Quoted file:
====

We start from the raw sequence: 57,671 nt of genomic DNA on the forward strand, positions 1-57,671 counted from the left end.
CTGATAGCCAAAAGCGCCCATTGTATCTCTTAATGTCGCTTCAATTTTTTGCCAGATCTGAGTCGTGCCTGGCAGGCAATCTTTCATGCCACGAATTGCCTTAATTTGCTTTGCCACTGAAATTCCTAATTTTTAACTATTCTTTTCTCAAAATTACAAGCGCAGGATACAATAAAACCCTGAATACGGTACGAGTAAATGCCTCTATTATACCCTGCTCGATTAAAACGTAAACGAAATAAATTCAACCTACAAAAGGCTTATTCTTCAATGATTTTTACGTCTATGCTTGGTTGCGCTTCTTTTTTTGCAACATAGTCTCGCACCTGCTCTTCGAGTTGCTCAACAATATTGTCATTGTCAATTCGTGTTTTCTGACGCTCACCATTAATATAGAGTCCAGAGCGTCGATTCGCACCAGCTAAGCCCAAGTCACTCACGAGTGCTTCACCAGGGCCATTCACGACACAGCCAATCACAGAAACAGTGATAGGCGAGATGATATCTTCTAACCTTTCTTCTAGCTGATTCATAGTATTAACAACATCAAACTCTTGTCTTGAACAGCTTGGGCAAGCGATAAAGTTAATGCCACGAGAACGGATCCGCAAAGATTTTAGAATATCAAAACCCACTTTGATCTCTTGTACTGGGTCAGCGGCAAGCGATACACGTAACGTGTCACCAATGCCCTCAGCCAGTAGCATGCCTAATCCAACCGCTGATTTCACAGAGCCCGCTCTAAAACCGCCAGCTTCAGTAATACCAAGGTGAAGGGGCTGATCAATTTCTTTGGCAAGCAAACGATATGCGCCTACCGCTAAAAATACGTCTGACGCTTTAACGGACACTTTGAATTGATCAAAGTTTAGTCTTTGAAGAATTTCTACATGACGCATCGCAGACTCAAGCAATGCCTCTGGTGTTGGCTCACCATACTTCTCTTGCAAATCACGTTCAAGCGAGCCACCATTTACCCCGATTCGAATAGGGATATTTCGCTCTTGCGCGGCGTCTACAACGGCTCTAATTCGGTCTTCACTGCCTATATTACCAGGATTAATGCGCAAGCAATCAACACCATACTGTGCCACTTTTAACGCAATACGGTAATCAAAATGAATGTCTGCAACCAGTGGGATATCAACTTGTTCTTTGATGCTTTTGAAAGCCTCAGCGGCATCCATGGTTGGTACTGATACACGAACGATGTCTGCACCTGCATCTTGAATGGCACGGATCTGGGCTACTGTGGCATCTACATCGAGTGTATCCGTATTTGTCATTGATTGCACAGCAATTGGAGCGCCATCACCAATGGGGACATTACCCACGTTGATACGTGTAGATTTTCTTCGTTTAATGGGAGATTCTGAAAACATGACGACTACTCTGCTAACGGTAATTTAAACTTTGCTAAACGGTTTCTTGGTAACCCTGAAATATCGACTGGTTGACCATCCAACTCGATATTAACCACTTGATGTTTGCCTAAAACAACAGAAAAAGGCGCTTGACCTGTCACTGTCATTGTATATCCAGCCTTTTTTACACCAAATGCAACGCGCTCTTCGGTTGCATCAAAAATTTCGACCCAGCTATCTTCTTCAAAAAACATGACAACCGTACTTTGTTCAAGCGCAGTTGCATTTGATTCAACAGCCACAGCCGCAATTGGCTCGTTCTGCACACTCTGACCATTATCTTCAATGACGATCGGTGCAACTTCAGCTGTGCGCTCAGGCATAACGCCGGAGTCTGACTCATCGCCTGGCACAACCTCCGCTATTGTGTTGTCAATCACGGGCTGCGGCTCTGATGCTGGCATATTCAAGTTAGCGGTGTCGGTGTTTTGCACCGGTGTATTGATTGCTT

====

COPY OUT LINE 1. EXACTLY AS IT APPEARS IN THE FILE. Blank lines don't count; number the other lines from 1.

We start from the raw sequence: 57,671 nt of genomic DNA on the forward strand, positions 1-57,671 counted from the left end.